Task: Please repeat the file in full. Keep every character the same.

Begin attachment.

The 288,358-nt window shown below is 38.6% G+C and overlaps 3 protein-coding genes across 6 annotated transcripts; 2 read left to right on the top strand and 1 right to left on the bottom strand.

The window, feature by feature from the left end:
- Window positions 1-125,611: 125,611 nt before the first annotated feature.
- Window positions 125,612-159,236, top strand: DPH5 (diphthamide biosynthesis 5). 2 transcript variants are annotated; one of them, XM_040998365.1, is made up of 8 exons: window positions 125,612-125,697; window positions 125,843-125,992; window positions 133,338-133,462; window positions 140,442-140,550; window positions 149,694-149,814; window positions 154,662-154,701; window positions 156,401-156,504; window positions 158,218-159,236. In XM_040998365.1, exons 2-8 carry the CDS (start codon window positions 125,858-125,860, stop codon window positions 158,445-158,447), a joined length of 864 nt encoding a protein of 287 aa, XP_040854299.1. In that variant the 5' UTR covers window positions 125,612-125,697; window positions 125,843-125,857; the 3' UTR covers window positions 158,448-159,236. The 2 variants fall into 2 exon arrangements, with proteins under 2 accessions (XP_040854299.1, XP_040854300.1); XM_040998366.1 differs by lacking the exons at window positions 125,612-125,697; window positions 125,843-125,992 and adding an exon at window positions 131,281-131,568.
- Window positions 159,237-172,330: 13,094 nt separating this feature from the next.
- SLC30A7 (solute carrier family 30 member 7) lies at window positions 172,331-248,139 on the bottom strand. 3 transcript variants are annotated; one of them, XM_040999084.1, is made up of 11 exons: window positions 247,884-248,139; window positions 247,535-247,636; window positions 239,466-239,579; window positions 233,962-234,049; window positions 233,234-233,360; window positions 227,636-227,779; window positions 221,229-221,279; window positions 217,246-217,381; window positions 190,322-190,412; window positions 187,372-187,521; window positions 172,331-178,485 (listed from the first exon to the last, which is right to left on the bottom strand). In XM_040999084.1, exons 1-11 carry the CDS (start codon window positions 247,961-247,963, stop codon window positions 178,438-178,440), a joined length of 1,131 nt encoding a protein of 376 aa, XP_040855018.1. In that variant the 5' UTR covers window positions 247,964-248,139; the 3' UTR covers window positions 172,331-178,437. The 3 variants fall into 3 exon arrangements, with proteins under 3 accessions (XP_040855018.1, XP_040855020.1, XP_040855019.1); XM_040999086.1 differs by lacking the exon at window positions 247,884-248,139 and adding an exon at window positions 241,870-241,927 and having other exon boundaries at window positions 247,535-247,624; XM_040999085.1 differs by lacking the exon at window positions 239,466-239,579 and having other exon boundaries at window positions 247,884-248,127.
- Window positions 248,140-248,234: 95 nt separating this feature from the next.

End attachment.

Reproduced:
The 288,358-nt window shown below is 38.6% G+C and overlaps 3 protein-coding genes across 6 annotated transcripts; 2 read left to right on the top strand and 1 right to left on the bottom strand.

The window, feature by feature from the left end:
- Window positions 1-125,611: 125,611 nt before the first annotated feature.
- Window positions 125,612-159,236, top strand: DPH5 (diphthamide biosynthesis 5). 2 transcript variants are annotated; one of them, XM_040998365.1, is made up of 8 exons: window positions 125,612-125,697; window positions 125,843-125,992; window positions 133,338-133,462; window positions 140,442-140,550; window positions 149,694-149,814; window positions 154,662-154,701; window positions 156,401-156,504; window positions 158,218-159,236. In XM_040998365.1, exons 2-8 carry the CDS (start codon window positions 125,858-125,860, stop codon window positions 158,445-158,447), a joined length of 864 nt encoding a protein of 287 aa, XP_040854299.1. In that variant the 5' UTR covers window positions 125,612-125,697; window positions 125,843-125,857; the 3' UTR covers window positions 158,448-159,236. The 2 variants fall into 2 exon arrangements, with proteins under 2 accessions (XP_040854299.1, XP_040854300.1); XM_040998366.1 differs by lacking the exons at window positions 125,612-125,697; window positions 125,843-125,992 and adding an exon at window positions 131,281-131,568.
- Window positions 159,237-172,330: 13,094 nt separating this feature from the next.
- SLC30A7 (solute carrier family 30 member 7) lies at window positions 172,331-248,139 on the bottom strand. 3 transcript variants are annotated; one of them, XM_040999084.1, is made up of 11 exons: window positions 247,884-248,139; window positions 247,535-247,636; window positions 239,466-239,579; window positions 233,962-234,049; window positions 233,234-233,360; window positions 227,636-227,779; window positions 221,229-221,279; window positions 217,246-217,381; window positions 190,322-190,412; window positions 187,372-187,521; window positions 172,331-178,485 (listed from the first exon to the last, which is right to left on the bottom strand). In XM_040999084.1, exons 1-11 carry the CDS (start codon window positions 247,961-247,963, stop codon window positions 178,438-178,440), a joined length of 1,131 nt encoding a protein of 376 aa, XP_040855018.1. In that variant the 5' UTR covers window positions 247,964-248,139; the 3' UTR covers window positions 172,331-178,437. The 3 variants fall into 3 exon arrangements, with proteins under 3 accessions (XP_040855018.1, XP_040855020.1, XP_040855019.1); XM_040999086.1 differs by lacking the exon at window positions 247,884-248,139 and adding an exon at window positions 241,870-241,927 and having other exon boundaries at window positions 247,535-247,624; XM_040999085.1 differs by lacking the exon at window positions 239,466-239,579 and having other exon boundaries at window positions 247,884-248,127.
- Window positions 248,140-248,234: 95 nt separating this feature from the next.